When it comes to accidental drownings, 80% of people who die are not wearing a life jacket.
Last Thursday, after months of working on his Eagle Scout project meant to tackle that issue, Lachlan Brown broke ground on the first permanent “personal flotation device” loaner station in the valley.
Brown — along with fellow Scouts, family members and volunteers — toiled in the July heat at the South Park boat launch on the Snake River all day to put up the PFD kiosk.
The 8-foot-tall wooden structure will be home to 54 life jackets that anyone venturing out on the river is welcome and encouraged to borrow.
“The culture in Jackson for skiing is the more experience you get, the more gear you have,” Brown said. “But for being on the river, it’s opposite. Once you’re more experienced on the river, people stop wearing life jackets, and have less gear because they think that they’re good enough that they don’t need the gear.”
The project is right in line with the Boy Scout’s “Be Prepared” motto, and the river has personal significance to Brown — every year, his troop completes a 50-mile float along the Snake River starting at the South Park launch and ending at Palisades.
It’s a project that has been years in the making. Snake River Fund Director Jared Baecker said his organization has been thinking of ways to promote river safety, especially since three people died on the Snake in the summer of 2017. In two of those deaths the victims were not wearing life vests.
“We wanted to increase training and safety awareness opportunities,” Baecker said. “So we did a couple of things — we started providing some funds toward getting people more trained on swift water rescue, but we also allocated some funds towards achieving these PFD loaner stations.”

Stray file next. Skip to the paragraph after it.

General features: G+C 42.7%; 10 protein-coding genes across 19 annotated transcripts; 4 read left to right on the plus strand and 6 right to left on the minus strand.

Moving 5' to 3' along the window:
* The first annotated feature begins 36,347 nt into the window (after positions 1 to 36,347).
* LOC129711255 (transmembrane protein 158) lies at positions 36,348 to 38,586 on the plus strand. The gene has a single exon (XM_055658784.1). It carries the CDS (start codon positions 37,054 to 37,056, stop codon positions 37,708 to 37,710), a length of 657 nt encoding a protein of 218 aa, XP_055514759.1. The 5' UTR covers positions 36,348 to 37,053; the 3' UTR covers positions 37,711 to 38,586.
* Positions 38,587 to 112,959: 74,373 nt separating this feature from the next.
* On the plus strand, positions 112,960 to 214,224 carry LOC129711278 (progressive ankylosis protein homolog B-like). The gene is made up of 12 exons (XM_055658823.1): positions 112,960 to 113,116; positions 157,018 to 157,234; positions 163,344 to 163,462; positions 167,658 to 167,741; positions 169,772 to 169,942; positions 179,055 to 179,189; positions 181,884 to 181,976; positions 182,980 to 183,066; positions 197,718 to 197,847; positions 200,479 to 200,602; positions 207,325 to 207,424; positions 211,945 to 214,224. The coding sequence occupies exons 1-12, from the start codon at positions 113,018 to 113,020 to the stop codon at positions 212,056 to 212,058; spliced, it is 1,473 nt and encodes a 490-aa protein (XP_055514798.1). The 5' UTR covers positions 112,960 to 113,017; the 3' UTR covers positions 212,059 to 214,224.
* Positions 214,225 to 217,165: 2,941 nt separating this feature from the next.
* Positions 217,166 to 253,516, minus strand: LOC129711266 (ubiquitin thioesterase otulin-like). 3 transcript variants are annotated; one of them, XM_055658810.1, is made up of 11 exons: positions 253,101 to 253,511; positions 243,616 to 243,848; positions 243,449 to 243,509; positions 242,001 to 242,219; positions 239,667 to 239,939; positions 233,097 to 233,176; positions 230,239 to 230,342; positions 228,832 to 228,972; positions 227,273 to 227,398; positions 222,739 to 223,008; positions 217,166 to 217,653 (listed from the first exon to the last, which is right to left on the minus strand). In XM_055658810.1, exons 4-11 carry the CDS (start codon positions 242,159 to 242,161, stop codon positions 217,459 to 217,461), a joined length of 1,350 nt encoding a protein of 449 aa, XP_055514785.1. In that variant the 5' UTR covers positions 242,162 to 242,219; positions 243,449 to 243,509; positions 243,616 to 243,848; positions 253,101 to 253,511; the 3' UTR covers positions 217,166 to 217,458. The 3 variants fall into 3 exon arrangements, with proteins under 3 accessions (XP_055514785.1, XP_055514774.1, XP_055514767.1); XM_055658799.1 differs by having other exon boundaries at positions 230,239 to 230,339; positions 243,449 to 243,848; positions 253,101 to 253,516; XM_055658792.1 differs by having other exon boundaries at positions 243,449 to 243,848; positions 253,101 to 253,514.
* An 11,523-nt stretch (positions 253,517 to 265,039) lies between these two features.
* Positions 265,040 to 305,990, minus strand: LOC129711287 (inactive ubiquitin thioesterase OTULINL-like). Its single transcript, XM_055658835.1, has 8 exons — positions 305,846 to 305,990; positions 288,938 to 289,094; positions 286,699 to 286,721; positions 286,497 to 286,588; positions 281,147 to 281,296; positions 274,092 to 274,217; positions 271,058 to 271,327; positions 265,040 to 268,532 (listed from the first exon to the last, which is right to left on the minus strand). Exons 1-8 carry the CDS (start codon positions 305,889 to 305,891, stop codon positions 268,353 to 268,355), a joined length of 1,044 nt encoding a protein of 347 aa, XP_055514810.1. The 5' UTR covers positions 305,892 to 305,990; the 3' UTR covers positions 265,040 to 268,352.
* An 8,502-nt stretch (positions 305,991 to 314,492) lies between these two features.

Baecker teamed up with Teton County/Jackson Parks and Recreation river recreation programmer Mike Estes last fall to look into how they could bring a PFD loaner station to Jackson. And when Estes and Baecker approached the Boy Scouts with this project idea earlier this year, high school sophomore Brown eagerly hopped on board.
The life jackets were provided by a grant from the Sea Tow Foundation, a nonprofit that has distributed over 50,000 life jackets to nearly 600 life jacket loaner stations across the country. They also received funds from the Jackson Hole Community Foundation to build the kiosks.
Brown is proud of the work he’s done on the project and of the benefit it will have on river safety.
“In 10 years I can come over and point to it and say, ‘Yeah, I built that for my Eagle project,’” he said.
Signage still needs to be added at the South Park location. The plan also includes a permanent kiosk at Astoria by mid-August.
But the temporary station, which was set up just before the Fourth of July, has already attracted attention. By 11 a.m. on the holiday, all 54 PFDs had been borrowed and were out on the river.
Not all of them, however, were returned right away.
As of July 24 only six adult PFDs remained available. After a public call for the return of the missing ones, dozens came back. The PFDs can be returned either at South Park Landing or downriver at Astoria.
“We just hope that people take advantage of them,” Estes said. “And return them.”
People who have Type III PFDs to donate can call Baecker at 734-6773.